DNA Base Excision Repair (BER)

Michael Kubal, Computation Institute, University of Chicago


DNA bases can be damaged by oxidation, deamination ,or akylation. The DNA repair process of BER consists of the following 5 steps.

1)          The lesion in the DNA caused by the damaged base is detected by a glycosylase that pinches the DNA. A damaged base forms an unstable bond with the base on the other strand of DNA. When the glycosylase pinches the DNA, the damaged base becomes exposed due to the unstable bond, and the glycosylase cleaves off the base leaving the deoxyribose phosphate moiety attached to the rest of the strand. Different glycosylases exist to detect different types of damage.

2)          An endonuclease then breaks the single strand of DNA on the 5 side of the base- free deoxyribose moiety.

3)          The deoxy ribose moiety is then excised by an exonuclease.

4)          A DNA polymerase then fills in the gap with the correct base using the undamaged strand as a template.

5)          A DNA ligase rejoins the phosphodiester backbone of the repaired strand.

In some organism these five steps are performed by five separate proteins. In other organisms, some proteins are capable of performing multiple roles. This subsystem represents an on-going exploration of the types of damage each organism can detect, which organisms possess multi-functional roles, as well as the possibility of alternate roles for different conditions and/or redundancy. It is very likely that many of these genomes possess proteins not contained in this subsystem that are capable of detecting other types of damage, or performing the next four steps of this subsystem.

 

Uracil DNA-N glycosylase

drawing from: http://saturn.roswellpark.org/cmb/huberman/DNA_Repair/ber.html

 

The table below defines the specific roles of the BER subsystem.

 

Abbreviation

Functional Role

gly1

Formamidopyrimidine-DNA glycosylase (EC 3.2.2.23)

gly2

Uracil-DNA glycosylase (EC 3.2.2.-)

gly3

DNA-3-methyladenine glycosylase (EC 3.2.2.20)

gly4

DNA-3-methyladenine glycosylase II (EC 3.2.2.21)

End1

Endonuclease III (EC 4.2.99.18)

End2

Endonuclease VIII

End3

Flap structure-specific endonuclease (EC 3.-.-.-)

Exo1

Exodeoxyribonuclease I (EC 3.1.11.1)

Exo2

Single-stranded-DNA-specific exonuclease recJ (EC 3.1.-.-)

pol1

DNA polymerase I (EC 2.7.7.7)

pol2

DNA polymerase II (EC 2.7.7.7)

Lig1

ATP-dependent DNA ligase (EC 6.5.1.1)

Lig2

DNA ligase (EC 6.5.1.2)

 

Variant Codes

 

#1. Genomes with a variant code of 1,2,3,4 all have the ability to detect at least one type of damage to a base. Genomes with a variant code of 1 indicate that each role is performed by a separate enzyme.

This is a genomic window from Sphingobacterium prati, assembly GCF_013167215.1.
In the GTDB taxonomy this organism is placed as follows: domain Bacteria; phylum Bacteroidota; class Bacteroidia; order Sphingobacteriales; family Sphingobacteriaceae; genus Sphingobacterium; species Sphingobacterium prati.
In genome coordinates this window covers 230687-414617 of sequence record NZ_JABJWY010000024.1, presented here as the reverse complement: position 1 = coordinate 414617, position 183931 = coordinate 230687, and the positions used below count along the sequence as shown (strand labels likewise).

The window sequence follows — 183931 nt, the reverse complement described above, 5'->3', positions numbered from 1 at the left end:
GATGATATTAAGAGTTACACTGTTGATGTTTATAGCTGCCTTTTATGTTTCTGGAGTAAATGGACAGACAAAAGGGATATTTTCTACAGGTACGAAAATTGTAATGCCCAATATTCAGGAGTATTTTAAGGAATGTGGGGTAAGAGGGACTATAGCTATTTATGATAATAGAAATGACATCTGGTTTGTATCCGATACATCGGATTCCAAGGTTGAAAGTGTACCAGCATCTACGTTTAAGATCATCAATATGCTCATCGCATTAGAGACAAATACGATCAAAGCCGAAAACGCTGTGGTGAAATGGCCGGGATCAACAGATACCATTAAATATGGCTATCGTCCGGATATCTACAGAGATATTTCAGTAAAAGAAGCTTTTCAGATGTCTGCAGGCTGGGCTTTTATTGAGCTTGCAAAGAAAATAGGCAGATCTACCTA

Genome

ID

Org

Variant

Code

gly1

gly2

gly3

gly4

end1

end2

end3

exo1

exo2

pol1

pol2

lig1

lig2

93061.1

Staph Aureus NCTC 8325

1

724

1530

219

 

1582,

781

 

 

 

11,

1173,

179

725

 

 

1269

 

#2. Genomes with a variant code of 2 indicate having an endonuclease that is capable of also performing the role of the glycosylase and the exonuclease.

 

Genome

ID

Org

Variant

Code

gly1

gly2

gly3

gly4

end1

end2

end3

exo1

exo2

pol1

pol2

lig1

lig2

83333.1

E. coli K12

2

3571

2551

 

2044

1619

706

 

1985

2844

3784

61

 

2379,

3583

 

#3. Genomes with a variant code of 3 (archaeal)indicate this curator's speculation that perhaps the endonucleases in column 'end3' might also be capable of performing the role of an exonuclease and the polymerase based on the possible activities of the domains present as indicated by Psi-blast, 3'-5' phosphodiesterase and RNase H(reverse transcriptase) activity respectively. These proteins are also virtually the same length as eukaryotic polymerase B.**

 

Genome

ID

Org

Variant

Code

gly1

gly2

gly3

gly4

end1

end2

end3

exo1

exo2

pol1

pol2

lig1

lig2

224325.1

Archaeoglobus

DSM 4304

3

 

 

 

2103

1681,

378

 

261

 

 

 

 

 

1714,

616

1269

 

#4. Genomes with a variant code of 4 indicate this curator's speculation that perhaps the some of the polymerases in column "pol1" are capable of also performing as an exonuclease due to the catalytic domains present as indicated by Psi-blast. The proteins in column "pol1" of genomes with variant codes other than 4 should also be looked at for performing the exonuclease step as well.**

 

Genome

ID

Org

Variant

Code

gly1

gly2

gly3

gly4

end1

end2

end3

exo1

exo2

pol1

pol2

lig1

lig2

243230.1

Deinococcus

radiodurans

4

675

871

 

2256,

2762

1111,

2617

471

 

 

 

 

1889

 

 

2251

 

**Further investigation of variant codes 3 and 4 are necessary.

Notes:

It should be also noted that in the literature the terms exonuclease and endonuclease are often used in place of one another. This curator believes exonuclease should only refer to activity that breaks the external or exposed bond between the 3'-carbon of the sugar and the 5'-phosphate, and endonuclease should only refer to activity that breaks the internal bond between the 5'-carbon of the sugar and 3'-phosphate on the other side of the apurinic/apyrimidinic site.

The number of additional nucleotides, adjacent to the damaged nucleotide, that may also be removed as part of the repair process depends on which enzyme performs the role, and should also be the subject of further study according to the following paper:

"The post-incision steps of the DNA base excision repair pathway in Escherichia coli: studies with a closed circular DNA substrate containing a single U:G base pair"

Margarita Sandigursky, Greg A. Freyer1, William A. Franklin*

Departments of Radiology and Radiation Oncology, Albert Einstein College of Medicine, 1300 Morris Park Avenue, Bronx, NY 10461, USA and 1Division of Environmental Health Science, Columbia University School of Public Health, 701 West 168th Street, New York, NY 10032, USA

Received October 27, 1997; Revised and Accepted January 8, 1998